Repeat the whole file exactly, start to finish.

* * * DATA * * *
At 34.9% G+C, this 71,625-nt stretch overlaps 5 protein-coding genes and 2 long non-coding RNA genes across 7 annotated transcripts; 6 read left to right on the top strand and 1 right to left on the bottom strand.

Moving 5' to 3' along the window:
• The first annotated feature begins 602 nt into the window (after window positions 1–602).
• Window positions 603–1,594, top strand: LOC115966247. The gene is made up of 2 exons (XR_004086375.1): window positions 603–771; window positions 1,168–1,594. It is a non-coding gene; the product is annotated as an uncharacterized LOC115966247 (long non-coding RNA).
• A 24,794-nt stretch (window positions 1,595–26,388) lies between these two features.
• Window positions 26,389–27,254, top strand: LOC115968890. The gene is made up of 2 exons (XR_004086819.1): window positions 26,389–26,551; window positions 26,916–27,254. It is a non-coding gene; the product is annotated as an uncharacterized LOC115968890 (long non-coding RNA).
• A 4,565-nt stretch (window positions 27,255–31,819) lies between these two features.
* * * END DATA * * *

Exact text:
At 34.9% G+C, this 71,625-nt stretch overlaps 5 protein-coding genes and 2 long non-coding RNA genes across 7 annotated transcripts; 6 read left to right on the top strand and 1 right to left on the bottom strand.

Moving 5' to 3' along the window:
• The first annotated feature begins 602 nt into the window (after window positions 1–602).
• Window positions 603–1,594, top strand: LOC115966247. The gene is made up of 2 exons (XR_004086375.1): window positions 603–771; window positions 1,168–1,594. It is a non-coding gene; the product is annotated as an uncharacterized LOC115966247 (long non-coding RNA).
• A 24,794-nt stretch (window positions 1,595–26,388) lies between these two features.
• Window positions 26,389–27,254, top strand: LOC115968890. The gene is made up of 2 exons (XR_004086819.1): window positions 26,389–26,551; window positions 26,916–27,254. It is a non-coding gene; the product is annotated as an uncharacterized LOC115968890 (long non-coding RNA).
• A 4,565-nt stretch (window positions 27,255–31,819) lies between these two features.